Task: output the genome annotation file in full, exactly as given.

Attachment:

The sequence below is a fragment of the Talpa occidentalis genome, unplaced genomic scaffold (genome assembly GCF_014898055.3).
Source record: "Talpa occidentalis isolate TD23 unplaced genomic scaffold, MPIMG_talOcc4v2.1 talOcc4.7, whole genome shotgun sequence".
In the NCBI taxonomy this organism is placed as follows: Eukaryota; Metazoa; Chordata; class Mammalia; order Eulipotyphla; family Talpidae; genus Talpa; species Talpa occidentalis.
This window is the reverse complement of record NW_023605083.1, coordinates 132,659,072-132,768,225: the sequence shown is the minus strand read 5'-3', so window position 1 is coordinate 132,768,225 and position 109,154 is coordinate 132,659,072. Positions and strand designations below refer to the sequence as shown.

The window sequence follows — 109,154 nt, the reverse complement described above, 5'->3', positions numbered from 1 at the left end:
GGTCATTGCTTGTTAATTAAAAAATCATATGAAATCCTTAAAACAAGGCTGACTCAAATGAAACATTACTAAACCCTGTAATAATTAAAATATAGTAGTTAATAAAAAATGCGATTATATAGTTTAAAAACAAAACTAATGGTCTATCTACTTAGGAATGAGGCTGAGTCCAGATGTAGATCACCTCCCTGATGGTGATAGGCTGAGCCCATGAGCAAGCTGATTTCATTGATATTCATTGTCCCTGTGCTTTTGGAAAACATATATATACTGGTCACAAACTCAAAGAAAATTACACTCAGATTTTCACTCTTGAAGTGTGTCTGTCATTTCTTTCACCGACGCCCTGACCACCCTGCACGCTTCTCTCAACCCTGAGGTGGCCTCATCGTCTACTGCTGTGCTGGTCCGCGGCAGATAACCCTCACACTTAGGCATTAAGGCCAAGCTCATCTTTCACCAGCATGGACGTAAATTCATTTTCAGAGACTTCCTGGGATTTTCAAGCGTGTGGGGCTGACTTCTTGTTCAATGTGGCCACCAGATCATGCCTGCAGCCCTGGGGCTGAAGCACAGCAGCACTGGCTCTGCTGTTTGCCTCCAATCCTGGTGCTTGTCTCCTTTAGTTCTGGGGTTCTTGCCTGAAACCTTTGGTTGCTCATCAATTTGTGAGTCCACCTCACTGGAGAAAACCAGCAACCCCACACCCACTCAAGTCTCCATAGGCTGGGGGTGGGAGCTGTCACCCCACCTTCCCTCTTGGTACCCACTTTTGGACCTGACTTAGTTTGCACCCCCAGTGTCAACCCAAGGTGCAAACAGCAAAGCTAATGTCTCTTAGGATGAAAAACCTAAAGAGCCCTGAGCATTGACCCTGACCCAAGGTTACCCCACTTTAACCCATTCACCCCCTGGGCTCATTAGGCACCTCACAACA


The sequence below is a fragment of the Talpa occidentalis genome, unplaced genomic scaffold (genome assembly GCF_014898055.3).
Source record: "Talpa occidentalis isolate TD23 unplaced genomic scaffold, MPIMG_talOcc4v2.1 talOcc4.7, whole genome shotgun sequence".
In the NCBI taxonomy this organism is placed as follows: Eukaryota; Metazoa; Chordata; class Mammalia; order Eulipotyphla; family Talpidae; genus Talpa; species Talpa occidentalis.
This window is the reverse complement of record NW_023605083.1, coordinates 132,659,072-132,768,225: the sequence shown is the minus strand read 5'-3', so window position 1 is coordinate 132,768,225 and position 109,154 is coordinate 132,659,072. Positions and strand designations below refer to the sequence as shown.

The window sequence follows — 109,154 nt, the reverse complement described above, 5'->3', positions numbered from 1 at the left end:
GGTCATTGCTTGTTAATTAAAAAATCATATGAAATCCTTAAAACAAGGCTGACTCAAATGAAACATTACTAAACCCTGTAATAATTAAAATATAGTAGTTAATAAAAAATGCGATTATATAGTTTAAAAACAAAACTAATGGTCTATCTACTTAGGAATGAGGCTGAGTCCAGATGTAGATCACCTCCCTGATGGTGATAGGCTGAGCCCATGAGCAAGCTGATTTCATTGATATTCATTGTCCCTGTGCTTTTGGAAAACATATATATACTGGTCACAAACTCAAAGAAAATTACACTCAGATTTTCACTCTTGAAGTGTGTCTGTCATTTCTTTCACCGACGCCCTGACCACCCTGCACGCTTCTCTCAACCCTGAGGTGGCCTCATCGTCTACTGCTGTGCTGGTCCGCGGCAGATAACCCTCACACTTAGGCATTAAGGCCAAGCTCATCTTTCACCAGCATGGACGTAAATTCATTTTCAGAGACTTCCTGGGATTTTCAAGCGTGTGGGGCTGACTTCTTGTTCAATGTGGCCACCAGATCATGCCTGCAGCCCTGGGGCTGAAGCACAGCAGCACTGGCTCTGCTGTTTGCCTCCAATCCTGGTGCTTGTCTCCTTTAGTTCTGGGGTTCTTGCCTGAAACCTTTGGTTGCTCATCAATTTGTGAGTCCACCTCACTGGAGAAAACCAGCAACCCCACACCCACTCAAGTCTCCATAGGCTGGGGGTGGGAGCTGTCACCCCACCTTCCCTCTTGGTACCCACTTTTGGACCTGACTTAGTTTGCACCCCCAGTGTCAACCCAAGGTGCAAACAGCAAAGCTAATGTCTCTTAGGATGAAAAACCTAAAGAGCCCTGAGCATTGACCCTGACCCAAGGTTACCCCACTTTAACCCATTCACCCCCTGGGCTCATTAGGCACCTCACAACA